Measuring the temperature of lava (somewhere between 1,500 and 2,000 degrees Fahrenheit) isn’t easy. Most thermometers either melt or just aren’t practical in the field, so other methods must be devised. Gansecki’s team took its samples to a nearby lab to run them through a device called an energy dispersive x-ray fluorescence spectrometer.
As lava cools, it crystallizes. So the researchers dunked the samples in water to stop the crystal growth. The team then dried and crushed the hardened lava to a powder and pressed it into pellets, which were bombarded with x-rays in the spectrometer. The x-rays cause elements in a sample to fluoresce at distinctive energy levels, making it possible to identify and measure them. The amounts of magnesium and calcium correlate with the lava’s maximum temperature.
Each set of samples took only about 20 minutes to run, and the chemical and temperature data was quickly relayed to scientists 35 miles away monitoring the flows on the scene.
The process proved an important predictor. After the initial eruption began, the temperatures began to increase, says Gansecki, and sometimes the hotter lava came out in unexpected places in the volcanic zone.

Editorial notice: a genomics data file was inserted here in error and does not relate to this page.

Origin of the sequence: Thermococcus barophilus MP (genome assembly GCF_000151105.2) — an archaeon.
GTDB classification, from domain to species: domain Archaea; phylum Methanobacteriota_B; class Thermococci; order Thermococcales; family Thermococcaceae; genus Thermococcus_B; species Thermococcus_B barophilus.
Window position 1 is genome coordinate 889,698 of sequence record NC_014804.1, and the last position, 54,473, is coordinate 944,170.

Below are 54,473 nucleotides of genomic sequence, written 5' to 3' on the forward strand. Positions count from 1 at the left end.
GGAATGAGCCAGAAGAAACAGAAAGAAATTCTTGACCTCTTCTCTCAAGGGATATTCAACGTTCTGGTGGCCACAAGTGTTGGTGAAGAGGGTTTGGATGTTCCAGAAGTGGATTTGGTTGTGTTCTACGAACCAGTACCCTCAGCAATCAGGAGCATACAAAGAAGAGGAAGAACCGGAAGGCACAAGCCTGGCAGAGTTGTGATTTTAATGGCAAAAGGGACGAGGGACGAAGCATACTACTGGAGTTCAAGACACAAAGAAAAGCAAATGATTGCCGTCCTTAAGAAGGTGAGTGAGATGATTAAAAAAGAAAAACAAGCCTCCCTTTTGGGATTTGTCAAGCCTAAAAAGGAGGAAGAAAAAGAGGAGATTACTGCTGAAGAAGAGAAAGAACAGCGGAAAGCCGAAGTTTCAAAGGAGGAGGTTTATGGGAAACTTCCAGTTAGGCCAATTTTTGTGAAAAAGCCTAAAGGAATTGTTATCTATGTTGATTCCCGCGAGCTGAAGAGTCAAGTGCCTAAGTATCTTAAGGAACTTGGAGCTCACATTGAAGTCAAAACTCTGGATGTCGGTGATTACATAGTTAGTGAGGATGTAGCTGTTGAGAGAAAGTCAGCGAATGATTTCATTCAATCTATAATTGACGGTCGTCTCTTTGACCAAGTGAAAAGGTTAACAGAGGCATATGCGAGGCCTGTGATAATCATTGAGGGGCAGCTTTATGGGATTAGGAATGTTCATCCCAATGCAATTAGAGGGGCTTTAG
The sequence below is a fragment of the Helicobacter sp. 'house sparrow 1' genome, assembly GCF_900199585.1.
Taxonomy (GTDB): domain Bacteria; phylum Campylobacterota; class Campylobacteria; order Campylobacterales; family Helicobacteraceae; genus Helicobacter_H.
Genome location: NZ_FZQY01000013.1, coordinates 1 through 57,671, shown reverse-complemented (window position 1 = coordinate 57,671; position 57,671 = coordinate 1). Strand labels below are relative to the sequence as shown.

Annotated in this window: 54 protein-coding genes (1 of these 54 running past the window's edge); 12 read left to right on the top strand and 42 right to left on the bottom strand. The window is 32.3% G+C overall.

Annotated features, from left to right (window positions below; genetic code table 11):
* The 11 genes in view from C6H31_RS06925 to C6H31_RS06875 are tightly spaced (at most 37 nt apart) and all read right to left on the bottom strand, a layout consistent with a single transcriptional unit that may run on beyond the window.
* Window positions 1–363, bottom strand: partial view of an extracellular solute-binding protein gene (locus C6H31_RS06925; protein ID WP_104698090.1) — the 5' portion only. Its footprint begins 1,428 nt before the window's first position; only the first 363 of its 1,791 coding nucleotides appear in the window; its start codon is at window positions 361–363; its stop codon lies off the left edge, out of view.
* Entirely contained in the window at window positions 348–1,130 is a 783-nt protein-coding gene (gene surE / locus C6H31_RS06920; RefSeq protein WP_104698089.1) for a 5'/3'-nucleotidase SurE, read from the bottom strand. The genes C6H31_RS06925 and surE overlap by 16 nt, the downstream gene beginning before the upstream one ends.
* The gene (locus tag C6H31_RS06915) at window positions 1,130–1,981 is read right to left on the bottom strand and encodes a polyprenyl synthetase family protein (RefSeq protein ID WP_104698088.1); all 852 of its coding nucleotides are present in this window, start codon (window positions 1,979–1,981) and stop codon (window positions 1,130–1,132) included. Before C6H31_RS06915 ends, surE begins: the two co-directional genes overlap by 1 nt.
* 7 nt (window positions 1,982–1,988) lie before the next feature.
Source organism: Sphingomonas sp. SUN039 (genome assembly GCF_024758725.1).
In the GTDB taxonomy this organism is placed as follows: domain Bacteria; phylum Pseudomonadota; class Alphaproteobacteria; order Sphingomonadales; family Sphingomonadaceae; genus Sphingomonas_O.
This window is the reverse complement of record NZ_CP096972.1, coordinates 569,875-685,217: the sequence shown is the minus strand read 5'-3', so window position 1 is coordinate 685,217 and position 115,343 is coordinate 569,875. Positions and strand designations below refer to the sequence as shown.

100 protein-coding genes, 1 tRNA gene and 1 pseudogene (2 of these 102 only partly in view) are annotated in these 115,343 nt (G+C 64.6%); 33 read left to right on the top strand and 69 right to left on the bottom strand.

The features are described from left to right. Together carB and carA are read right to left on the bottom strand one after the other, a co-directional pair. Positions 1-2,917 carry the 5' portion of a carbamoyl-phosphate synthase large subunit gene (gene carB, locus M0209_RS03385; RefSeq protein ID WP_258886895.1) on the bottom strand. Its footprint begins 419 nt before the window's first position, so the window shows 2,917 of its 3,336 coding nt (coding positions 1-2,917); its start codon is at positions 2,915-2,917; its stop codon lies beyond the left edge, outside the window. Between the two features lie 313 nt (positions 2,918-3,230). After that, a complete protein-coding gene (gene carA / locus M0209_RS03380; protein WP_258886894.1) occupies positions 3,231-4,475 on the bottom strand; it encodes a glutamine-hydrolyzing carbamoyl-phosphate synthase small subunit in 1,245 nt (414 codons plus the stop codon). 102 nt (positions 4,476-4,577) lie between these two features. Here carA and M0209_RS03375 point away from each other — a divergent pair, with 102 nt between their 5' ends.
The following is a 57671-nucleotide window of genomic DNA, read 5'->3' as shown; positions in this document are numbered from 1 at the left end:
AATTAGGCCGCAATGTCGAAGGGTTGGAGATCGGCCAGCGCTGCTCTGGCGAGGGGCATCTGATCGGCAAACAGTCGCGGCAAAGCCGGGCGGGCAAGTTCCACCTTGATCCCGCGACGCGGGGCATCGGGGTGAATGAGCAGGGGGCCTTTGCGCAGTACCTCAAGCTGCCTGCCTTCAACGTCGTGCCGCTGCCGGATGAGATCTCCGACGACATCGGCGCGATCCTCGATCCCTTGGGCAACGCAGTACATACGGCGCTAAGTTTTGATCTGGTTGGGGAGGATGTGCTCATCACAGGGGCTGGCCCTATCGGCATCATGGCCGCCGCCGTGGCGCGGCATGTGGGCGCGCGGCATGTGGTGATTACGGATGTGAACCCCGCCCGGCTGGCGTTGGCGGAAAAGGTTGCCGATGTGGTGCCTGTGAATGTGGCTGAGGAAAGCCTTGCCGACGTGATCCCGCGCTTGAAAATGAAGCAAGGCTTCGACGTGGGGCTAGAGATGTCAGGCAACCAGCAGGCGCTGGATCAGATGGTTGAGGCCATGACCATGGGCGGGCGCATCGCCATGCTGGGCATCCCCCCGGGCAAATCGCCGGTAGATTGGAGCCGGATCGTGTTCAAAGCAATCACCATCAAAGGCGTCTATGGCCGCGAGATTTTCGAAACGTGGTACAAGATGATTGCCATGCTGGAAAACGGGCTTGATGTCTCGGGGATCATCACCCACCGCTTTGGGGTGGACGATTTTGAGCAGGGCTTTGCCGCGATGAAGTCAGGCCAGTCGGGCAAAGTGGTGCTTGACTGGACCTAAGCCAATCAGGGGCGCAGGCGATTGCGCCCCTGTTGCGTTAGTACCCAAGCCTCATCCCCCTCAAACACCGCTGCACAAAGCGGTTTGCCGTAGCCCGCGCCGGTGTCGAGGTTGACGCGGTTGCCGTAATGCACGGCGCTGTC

Meanwhile, at the volcano’s caldera, another research team was flying drones to collect digital images as the structure collapsed several hundred feet each day. “This was the world’s best-documented caldera collapse,” says Kyle Anderson, a US Geological Survey geophysicist. “We could really witness these processes at close range.”
An old lava lake at the summit of the mountain was connected to the shallow plumbing system of magma below, Anderson says. The caldera deflated as magma drained away from the summit, sort of like water down a bathtub with a 20-mile drainpipe. “The lava lake was dropping 150 feet per day,” says Anderson, who is the lead author on the second paper published today in Science.
He and his team used drone images and satellite data to assemble a three-dimensional digital map of the lake’s surface, which gave them valuable information about what was happening with the magma below; the height of the lake reflected the pressure of the reservoir below.
A third paper, published by the USGS’ Michael Patrick and colleagues, showed how magna surges in fissures far away changed the pressure in the caldera at the summit.
Because the Kilauea eruption happened in a place where so many scientists could work safely, and run back to their lab to analyze data quickly, the researchers say they learned a lot more than any other recent eruption. They’re hoping their studies will give them a better idea of how other volcano plumbing systems work, and how better to warn people who live nearby.
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